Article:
Enabling ssh login without a password

Say you frequently need to login from box A to box B with ssh. If you don't want to type in a password every time, you can setup an RSA key. This can also be used with rsync or scp to automate the transferring of files.

The trick with RSA keys is that only box A knows how to encrypt the data. Box B will have the public decoding key, so even if the decoding key is stolen, the thieves will not be able to login to B because they don't know how to encode the data (this a very rough analogy of it, OpenSSL does that on a different level, but close enough for this description). The main concept is that the "password" only exists on A.. and B (where we're connecting to) has no idea, nor needs to know, what it is. This is why keys are secure. The traditional method of passwords requires it to be set on B, and if lost, anyone can login from anywhere. Since the private encoding key never leaves your server, it makes things much safer.

  1. First login to box A with ssh. Box A is where we're going to be connecting from.
  2. Next, cd to your home directory, and ensure there is an .ssh folder:
cd
mkdir -p .ssh
cd .ssh
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  1. Create the public (id_rsa.pub) and private (id_rsa) keys:
ssh-keygen -t rsa
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Press enter 3 times to use the default values, and to skip the passphrase. If you specify a passphrase, then a password would be required anytime the encoding key is used which somewhat defeats the purposes for this particular application.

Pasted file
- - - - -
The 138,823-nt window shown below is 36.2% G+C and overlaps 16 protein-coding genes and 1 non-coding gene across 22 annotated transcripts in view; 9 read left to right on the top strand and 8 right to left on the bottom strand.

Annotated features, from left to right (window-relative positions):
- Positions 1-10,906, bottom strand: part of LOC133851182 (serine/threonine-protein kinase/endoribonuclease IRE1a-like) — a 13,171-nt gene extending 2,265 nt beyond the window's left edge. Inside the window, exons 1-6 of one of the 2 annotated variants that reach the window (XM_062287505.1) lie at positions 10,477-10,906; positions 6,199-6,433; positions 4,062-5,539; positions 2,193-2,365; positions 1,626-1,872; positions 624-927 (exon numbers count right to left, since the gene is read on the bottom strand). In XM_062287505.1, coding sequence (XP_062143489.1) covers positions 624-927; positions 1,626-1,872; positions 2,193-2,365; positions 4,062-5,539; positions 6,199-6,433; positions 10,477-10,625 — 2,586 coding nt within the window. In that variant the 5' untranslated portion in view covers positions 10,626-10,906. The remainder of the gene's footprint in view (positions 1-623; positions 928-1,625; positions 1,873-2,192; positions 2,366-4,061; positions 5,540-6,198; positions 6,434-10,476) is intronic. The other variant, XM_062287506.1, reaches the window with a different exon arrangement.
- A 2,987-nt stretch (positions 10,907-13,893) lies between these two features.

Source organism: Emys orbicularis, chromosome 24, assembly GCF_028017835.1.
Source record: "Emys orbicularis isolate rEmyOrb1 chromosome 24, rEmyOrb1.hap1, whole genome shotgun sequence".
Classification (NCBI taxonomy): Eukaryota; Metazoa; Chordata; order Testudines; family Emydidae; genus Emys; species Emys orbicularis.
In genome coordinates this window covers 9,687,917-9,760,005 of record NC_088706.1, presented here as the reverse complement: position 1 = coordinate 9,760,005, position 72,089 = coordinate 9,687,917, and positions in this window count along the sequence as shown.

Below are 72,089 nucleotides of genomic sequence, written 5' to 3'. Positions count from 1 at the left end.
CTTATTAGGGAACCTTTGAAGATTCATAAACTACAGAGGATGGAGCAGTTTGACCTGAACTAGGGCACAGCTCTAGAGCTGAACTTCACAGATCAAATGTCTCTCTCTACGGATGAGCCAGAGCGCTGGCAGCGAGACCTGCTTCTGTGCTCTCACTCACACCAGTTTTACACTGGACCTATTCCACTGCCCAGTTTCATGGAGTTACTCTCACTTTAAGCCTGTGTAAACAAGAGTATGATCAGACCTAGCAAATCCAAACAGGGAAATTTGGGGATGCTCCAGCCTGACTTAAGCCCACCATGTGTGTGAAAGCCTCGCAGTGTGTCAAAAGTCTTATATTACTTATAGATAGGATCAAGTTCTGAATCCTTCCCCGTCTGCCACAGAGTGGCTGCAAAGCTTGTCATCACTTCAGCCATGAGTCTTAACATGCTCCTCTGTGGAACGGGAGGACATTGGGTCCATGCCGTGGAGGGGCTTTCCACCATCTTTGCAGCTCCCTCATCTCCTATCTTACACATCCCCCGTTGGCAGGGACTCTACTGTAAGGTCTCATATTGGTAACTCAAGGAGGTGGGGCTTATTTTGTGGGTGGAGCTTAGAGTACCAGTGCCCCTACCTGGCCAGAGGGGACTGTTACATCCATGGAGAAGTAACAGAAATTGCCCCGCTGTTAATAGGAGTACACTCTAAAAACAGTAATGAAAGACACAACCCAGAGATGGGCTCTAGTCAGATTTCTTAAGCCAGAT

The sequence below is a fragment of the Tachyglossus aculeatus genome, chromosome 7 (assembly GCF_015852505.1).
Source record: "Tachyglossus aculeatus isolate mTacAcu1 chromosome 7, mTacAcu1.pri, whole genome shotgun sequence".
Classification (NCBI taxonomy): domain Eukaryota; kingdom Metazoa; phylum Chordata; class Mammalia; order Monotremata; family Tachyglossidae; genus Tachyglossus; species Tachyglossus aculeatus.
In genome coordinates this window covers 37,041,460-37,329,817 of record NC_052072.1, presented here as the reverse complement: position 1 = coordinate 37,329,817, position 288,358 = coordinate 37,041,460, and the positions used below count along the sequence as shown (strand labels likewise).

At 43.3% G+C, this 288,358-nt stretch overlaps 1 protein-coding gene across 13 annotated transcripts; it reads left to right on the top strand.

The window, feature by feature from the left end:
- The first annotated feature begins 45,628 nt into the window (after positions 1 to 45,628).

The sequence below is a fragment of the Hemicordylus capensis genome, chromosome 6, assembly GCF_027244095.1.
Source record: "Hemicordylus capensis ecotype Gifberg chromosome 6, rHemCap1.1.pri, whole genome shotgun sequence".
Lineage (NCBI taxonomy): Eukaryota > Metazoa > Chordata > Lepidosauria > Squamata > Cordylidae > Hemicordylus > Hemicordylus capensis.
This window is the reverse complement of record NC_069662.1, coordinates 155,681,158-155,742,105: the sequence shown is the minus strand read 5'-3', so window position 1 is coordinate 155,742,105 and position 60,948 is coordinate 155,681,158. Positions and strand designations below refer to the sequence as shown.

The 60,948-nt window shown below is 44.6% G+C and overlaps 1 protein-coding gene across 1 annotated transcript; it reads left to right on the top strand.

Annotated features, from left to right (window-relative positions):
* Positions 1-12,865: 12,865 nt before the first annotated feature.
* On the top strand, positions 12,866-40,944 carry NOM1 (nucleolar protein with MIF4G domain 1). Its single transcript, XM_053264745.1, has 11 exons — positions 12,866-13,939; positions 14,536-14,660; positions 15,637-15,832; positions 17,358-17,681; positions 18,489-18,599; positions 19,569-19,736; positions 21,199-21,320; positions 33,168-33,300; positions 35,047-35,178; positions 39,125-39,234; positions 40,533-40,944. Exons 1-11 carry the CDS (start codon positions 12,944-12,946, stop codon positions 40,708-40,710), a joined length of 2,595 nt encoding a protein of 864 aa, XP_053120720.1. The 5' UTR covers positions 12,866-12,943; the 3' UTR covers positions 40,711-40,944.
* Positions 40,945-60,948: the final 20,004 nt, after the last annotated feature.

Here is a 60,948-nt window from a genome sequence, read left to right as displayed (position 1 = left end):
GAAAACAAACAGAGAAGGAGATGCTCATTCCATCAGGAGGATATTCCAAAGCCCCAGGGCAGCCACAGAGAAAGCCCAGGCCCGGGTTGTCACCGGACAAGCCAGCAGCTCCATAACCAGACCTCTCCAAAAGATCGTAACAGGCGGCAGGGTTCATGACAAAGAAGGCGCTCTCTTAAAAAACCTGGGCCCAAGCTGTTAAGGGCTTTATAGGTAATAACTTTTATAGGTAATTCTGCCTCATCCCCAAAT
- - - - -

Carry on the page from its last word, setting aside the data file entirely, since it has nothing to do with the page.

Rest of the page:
1. We now have 2 files on box A, then id_rsa and id_rsa.pub. Insert the id_rsa.pub to box B's file ~/.ssh/authorized_keys. If box B already has an ~/.ssh directory and there are no other entries in the authorized_keys, you could use this to copy it over:
scp -C ~/.ssh/id_rsa.pub root@1.2.3.4:~/.ssh/authorized_keys
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where you'd adjust root@1.2.3.4 to use the User and IP you're intending to use. If authorized_keys has other entires, then just copy/paste the contents of the id_rsa.pub to the next line of the authorized_keys file on B. Note, that the entire id_rsa.pub is only 1 line. If you end up with 2 or 3 lines with your paste, you've done something wrong. Each remote box only uses 1 line in the authorized_keys.

  1. For safety, chmod your id_rsa to 600, to ensure it's kept secret:
chmod 600 id_rsa
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  1. Test it out to see if it works:
ssh root@1.2.3.4
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which should log you into B, from A, without any password.

Quick reference list of files used:

~/.ssh/authorized_keys  -  Exists on B. Contains one or more id_rsa.pub lines for one or more incoming servers.
~/.ssh/id_rsa           -  Private encoding key on box A.  Don't give this out.
~/.ssh/id_rsa.pub       -  Public decoding key.  It starts on A, but place it's contents onto a new line in the ~/.ssh/authorized_keys on box B.
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Copying files between servers using ssh/scp

SSH is a protocol usually used to login to a system to alter files. It can also be used for file transfers between systems. SCP is the software used to manage the ssh file transfer.

Let's make a few assumptions:

  • You're logged into box A with IP 1.2.3.4
  • You want to upload or download a file from remote box B with IP
  • Box B users SSH User login @4.3.2.1
  • Remote box B uses ssh on port
  • Local file:
  • Remote file:

Push a file from A to B

If you want to push a file from A to B, you'd run:

scp -p -P "22" -C "/path/to/A/local/file.txt" "root@4.3.2.1:/path/to/B/remote/file.txt"